How to Study for the GMATs
When it comes to studying for the GMAT exam, there are no magic formulas, no secrets, no tricks—just planning, preparation, and consistency. Every month, thousands of people around the world have accepted their fate to take this standardized adaptive exam in hopes to walk out with a competitive score of 700 or above. Because of its return on investment, it is imperative that you understand how to effectively prepare and study for this test.
When studying for the GMATs, you must first and foremost understand that this preparation will require an overall commitment on your time, and possibly your money. Because of this, try and block off three to four months with 15 to 20 hours of studying per week before your scheduled test date. This will allow you to learn the necessary skills and foundation for the exam so that you can effectively perform on test day.
As for the exam, it is important you understand the type of problems you will see on the test. While there are only two sections, quantitative and verbal, these sections will cover five types of questions:
- Problem solving
- Data Sufficiency
- Sentence Correction
- Critical Reasoning
- Reading Comprehension
Within those specific sections, they will have their own sub questions tailored towards the difficulty and complexity of the exam. Now to succeed on the GMATs, it is immensely helpful to recognize the questions not merely as vehicles for assessment, but as the assessment themselves. Learning the strengths, weaknesses, flaws, and tricks of each individual questing will allow you to gain a stronger arsenal come test day.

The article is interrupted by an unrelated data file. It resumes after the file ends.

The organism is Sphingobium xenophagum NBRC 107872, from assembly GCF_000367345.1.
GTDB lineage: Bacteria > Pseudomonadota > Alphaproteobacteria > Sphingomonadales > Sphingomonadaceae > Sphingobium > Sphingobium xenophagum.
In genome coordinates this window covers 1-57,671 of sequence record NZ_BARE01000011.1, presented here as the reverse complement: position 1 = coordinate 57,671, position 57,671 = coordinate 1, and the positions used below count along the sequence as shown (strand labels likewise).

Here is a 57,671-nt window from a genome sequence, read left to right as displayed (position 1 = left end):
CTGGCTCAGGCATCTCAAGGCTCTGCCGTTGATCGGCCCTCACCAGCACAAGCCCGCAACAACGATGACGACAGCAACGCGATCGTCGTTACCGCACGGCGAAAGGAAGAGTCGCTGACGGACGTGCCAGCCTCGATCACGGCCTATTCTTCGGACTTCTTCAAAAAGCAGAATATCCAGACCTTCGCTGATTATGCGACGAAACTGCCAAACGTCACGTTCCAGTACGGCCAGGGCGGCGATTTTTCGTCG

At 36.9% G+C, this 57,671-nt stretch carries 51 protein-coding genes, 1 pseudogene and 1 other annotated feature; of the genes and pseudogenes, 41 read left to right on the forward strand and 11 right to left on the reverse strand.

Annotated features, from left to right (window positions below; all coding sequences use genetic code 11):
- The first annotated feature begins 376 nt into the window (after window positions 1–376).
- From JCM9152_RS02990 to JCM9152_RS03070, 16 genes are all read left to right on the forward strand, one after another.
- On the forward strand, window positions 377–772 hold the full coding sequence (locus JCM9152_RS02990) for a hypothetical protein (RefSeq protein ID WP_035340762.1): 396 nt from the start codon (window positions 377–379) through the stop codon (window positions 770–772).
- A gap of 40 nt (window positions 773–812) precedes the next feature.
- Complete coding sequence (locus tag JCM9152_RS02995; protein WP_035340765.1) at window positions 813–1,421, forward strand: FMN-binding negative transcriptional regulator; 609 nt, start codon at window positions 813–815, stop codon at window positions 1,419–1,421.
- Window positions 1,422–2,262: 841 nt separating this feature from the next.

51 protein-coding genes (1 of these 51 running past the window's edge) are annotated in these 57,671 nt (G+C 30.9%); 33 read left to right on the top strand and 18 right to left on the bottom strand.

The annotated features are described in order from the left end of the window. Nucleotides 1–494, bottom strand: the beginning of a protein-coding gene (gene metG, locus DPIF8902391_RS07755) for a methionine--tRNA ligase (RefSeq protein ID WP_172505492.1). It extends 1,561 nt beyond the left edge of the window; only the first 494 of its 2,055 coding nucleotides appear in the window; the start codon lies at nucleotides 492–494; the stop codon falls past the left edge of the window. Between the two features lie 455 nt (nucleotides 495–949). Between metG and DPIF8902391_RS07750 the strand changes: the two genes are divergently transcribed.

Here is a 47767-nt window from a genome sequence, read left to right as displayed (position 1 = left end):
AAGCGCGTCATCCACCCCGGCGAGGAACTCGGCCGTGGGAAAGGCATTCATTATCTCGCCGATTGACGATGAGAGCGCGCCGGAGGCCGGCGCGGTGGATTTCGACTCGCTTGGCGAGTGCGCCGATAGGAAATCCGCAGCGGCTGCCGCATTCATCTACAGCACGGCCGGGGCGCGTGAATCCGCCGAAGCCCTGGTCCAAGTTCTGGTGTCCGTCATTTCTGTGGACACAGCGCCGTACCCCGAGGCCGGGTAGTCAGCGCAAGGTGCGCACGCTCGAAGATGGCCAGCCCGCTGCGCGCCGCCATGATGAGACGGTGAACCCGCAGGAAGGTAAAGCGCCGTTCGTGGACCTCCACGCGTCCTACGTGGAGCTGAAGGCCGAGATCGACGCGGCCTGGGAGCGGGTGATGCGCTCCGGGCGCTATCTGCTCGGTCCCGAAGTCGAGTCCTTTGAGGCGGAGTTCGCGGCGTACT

To help you with this, I would highly advise you consider taking a GMAT prep class such as Veritas or Manhattan GMAT. These prep classes will help you understand your own skill and ability level, what areas you are good at, what areas you still need to master, how to work and perfect your timing, and how to analyzing your exam. Be mindful that those who do better on the GMAT exam tend to spend more time studying for it, on average. But there is no cause–and-effect process at work here. Studying 107 hours does not guarantee that you will score in the 600 range. Instead, understand and internalize the problems. Even if you get them write, look back at the strategies and begin incorporating new methods such as plugging in answers, backwards solving, etc. into your tool box.
Good luck and happy studying.
from Sabah Mikha’s Latest Blog PostSabah Mikha http://ift.tt/2aH8039